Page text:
The investment assets of the University of Helsinki consist of the capital accrued in conjunction with the 2010 reform of the Finnish university system and its returns. The investment assets of the University of Helsinki Funds have accumulated over a long period of time as a result of donations and investment activities.
The primary goal of investment activities is to increase the University’s financial stability and independence. The long-term expectation is an annual return of 4% + inflation. However, the target return on investment cannot be less than the allocation for core duties to avoid jeopardising intergenerational fairness. The University intends to establish a risk profile where the set target return on investment is achieved by taking as few risks as possible. The benchmark index is 70% shares and 30% interests.
At the end of 2021 the value of the University of Helsinki’s investments were 675 million euro. In 2021 investments generated a return of 24.17%, an exceptionally high figure representative of a risk level where the weight of stocks in the investment portfolio is considerable. In practice, this also denotes a significant variance of return: in individual years, the negative return can reach an equivalent or higher rate.
Investment distribution 31 December 2021: Listed stocks 71.7%, Listed bonds 21.7%, Other 5.1% and Cash 1.5%
As a counterpart to the variance of return – also known as risk – the University can, in the long run, expect returns exceeding a risk-free rate of return. For the University to be able to cover negative returns and conduct its investment activities with a long-term approach, it is necessary to consolidate positive returns in funds.
Investment activities are guided by the Principles for responsible investment activities approved by the University Board on June 12, 2019. University of Helsinki has now published its first Annual Report on Responsible Investments.
The University’s investment activities must be in line with its values of social responsibility. As a responsible investor, we practise good governance.
We are a long-term investor and seek to ensure that our investments yield good returns and positive performance over a long period. We believe that a responsible company which considers environmental and social factors and complies with good corporate governance is a better investment in the long term.
In our investments, we primarily employ asset managers who take responsibility and sustainability into consideration. We will always consider the principles of responsible investment when making new investments and concluding asset management agreements.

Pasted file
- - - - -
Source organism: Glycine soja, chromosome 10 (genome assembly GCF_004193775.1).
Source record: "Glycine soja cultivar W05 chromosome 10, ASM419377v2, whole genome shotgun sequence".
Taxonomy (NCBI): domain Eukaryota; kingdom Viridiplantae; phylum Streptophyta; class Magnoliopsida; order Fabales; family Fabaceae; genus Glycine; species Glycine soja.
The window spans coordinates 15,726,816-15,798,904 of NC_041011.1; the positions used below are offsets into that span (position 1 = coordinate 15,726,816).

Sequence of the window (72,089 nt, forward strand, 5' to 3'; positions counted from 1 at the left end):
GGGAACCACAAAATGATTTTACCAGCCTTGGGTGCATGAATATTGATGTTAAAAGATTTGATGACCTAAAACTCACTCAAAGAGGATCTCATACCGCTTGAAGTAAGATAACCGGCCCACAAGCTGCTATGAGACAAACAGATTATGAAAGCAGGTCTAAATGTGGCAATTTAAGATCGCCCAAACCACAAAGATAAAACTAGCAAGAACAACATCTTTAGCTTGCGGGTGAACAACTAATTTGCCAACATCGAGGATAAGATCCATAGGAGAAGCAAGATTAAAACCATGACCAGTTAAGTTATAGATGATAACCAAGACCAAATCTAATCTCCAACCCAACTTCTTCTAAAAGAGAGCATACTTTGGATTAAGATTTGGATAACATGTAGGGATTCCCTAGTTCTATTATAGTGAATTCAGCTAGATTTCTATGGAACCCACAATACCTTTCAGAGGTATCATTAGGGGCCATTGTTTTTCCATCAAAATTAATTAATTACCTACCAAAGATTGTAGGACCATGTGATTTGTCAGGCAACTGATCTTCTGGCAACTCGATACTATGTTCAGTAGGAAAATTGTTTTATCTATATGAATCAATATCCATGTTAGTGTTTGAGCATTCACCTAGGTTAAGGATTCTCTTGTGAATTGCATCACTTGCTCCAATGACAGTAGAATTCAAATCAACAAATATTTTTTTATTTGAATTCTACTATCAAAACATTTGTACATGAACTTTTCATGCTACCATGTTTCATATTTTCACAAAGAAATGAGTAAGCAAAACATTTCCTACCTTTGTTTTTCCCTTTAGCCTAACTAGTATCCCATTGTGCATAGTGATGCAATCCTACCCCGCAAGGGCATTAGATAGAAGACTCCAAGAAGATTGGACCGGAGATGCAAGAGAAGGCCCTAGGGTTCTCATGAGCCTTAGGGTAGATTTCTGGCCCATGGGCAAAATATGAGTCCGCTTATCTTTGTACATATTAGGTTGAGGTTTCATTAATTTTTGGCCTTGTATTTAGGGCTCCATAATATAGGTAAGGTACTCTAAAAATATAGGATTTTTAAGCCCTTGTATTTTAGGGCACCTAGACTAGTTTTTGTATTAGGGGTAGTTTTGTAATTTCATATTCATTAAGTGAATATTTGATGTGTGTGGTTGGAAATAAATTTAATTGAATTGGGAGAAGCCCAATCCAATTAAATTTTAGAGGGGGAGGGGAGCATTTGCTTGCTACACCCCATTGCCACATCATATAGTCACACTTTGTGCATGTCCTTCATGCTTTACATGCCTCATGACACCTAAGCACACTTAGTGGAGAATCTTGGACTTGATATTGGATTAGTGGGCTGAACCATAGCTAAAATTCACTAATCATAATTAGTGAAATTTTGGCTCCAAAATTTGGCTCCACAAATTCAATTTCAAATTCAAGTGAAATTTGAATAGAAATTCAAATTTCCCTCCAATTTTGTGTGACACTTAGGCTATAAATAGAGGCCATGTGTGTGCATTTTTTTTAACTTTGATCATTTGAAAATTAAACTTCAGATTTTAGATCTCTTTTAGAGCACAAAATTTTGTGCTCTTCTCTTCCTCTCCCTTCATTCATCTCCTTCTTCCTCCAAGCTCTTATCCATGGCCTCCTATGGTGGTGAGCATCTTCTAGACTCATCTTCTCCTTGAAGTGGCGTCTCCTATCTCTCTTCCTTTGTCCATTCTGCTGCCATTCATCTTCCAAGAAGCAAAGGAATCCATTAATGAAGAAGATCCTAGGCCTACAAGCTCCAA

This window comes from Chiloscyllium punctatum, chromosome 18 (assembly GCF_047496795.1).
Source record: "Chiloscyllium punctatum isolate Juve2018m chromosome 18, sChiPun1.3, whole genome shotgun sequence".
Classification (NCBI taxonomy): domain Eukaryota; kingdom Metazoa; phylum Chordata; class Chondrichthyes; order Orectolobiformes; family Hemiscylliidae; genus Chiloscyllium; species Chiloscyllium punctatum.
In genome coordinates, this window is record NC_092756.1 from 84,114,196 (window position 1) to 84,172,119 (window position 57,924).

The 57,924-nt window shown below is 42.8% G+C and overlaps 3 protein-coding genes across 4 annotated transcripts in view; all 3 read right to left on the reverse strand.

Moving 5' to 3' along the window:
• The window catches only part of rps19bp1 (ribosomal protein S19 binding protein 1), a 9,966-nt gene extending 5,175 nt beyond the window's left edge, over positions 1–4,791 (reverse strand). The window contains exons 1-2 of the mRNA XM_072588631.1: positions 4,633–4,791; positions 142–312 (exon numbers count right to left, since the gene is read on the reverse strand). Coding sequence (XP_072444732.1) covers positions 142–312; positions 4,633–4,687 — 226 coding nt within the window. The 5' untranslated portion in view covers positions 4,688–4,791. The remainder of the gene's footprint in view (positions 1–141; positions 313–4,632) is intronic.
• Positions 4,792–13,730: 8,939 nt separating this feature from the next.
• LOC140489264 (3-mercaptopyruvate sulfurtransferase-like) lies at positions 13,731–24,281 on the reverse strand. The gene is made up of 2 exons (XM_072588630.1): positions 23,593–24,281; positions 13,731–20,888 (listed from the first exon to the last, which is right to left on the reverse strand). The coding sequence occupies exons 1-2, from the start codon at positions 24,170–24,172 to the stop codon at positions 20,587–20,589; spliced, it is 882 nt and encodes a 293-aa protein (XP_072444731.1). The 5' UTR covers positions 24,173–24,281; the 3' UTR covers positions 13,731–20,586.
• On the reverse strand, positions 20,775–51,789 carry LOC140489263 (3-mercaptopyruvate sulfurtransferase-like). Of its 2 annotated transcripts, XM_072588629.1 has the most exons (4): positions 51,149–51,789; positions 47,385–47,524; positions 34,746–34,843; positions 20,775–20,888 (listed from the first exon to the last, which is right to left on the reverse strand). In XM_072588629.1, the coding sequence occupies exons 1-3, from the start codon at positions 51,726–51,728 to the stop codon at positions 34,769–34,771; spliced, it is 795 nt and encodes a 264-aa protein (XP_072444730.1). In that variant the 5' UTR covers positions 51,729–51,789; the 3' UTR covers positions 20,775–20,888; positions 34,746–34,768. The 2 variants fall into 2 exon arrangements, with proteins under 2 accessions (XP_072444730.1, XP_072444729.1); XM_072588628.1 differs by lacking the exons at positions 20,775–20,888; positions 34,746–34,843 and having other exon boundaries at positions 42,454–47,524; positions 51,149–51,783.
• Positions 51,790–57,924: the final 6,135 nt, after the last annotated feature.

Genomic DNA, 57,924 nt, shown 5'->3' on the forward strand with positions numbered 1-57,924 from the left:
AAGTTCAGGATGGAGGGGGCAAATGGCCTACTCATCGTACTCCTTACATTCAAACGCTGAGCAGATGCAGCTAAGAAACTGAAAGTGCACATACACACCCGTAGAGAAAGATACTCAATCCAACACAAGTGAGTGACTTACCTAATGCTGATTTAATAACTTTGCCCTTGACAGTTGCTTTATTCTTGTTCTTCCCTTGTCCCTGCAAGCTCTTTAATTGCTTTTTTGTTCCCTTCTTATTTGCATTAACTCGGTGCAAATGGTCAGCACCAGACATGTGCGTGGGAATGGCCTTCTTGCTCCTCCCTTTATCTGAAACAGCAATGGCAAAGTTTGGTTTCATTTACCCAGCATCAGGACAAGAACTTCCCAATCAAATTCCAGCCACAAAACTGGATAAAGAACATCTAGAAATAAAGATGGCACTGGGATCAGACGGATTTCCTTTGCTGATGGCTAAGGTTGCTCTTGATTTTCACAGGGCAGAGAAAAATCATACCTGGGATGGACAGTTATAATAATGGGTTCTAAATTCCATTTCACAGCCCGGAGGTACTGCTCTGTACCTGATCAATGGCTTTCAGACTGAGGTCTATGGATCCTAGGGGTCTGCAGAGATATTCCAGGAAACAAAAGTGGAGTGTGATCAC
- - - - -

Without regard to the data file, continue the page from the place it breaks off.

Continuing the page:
The University of Helsinki seeks to enhance its investment activities by focusing its investments to effective and responsible investment funds. As a part of its responsibility efforts, the University will publish any new significant long-term investments as they are executed.
The fund list’s aim is to increase the transparency of the investment activities and promote equal access to investment product information. The fund list is not advice to subscribe to, redeem or exchange fund shares. Before making an investment, the investor should examine fund-specific material, which, among other things, describes the risks.
Spring 2019: Handelsbanken Global Index Criteria
Fall 2019: SEB Sustainability Global Index Fund
Spring 2020: SPP Aktiefond Global A EUR ACC
Fall 2020: Vanguard ESG Developed World All Cap Equity Ind EUR Acc
The primary goal of the University’s investment activities is to increase the University’s financial stability and independence. Managing the accumulated assets professionally, with a long-term approach and in accordance with the University’s values as well as on the basis of research, is acting responsibly in terms of the University itself, its donors and society as a whole.
While the use of core funding provided by the government is strictly regulated, the return on investment increases the University’s autonomy and decision-making powers.
The assets invested in securities have accumulated over a long period of time through government capitalisation, endowments and the return on investment. Part of the assets consist of the capital accrued in conjunction with the 2010 reform of the Finnish university system and its returns.
Endowments allow various parties – individuals, businesses and foundations – to support the discipline of their choice by providing funds to a professorship in the field. In this way, the University gains more resources to carry out its core duties, teaching and research.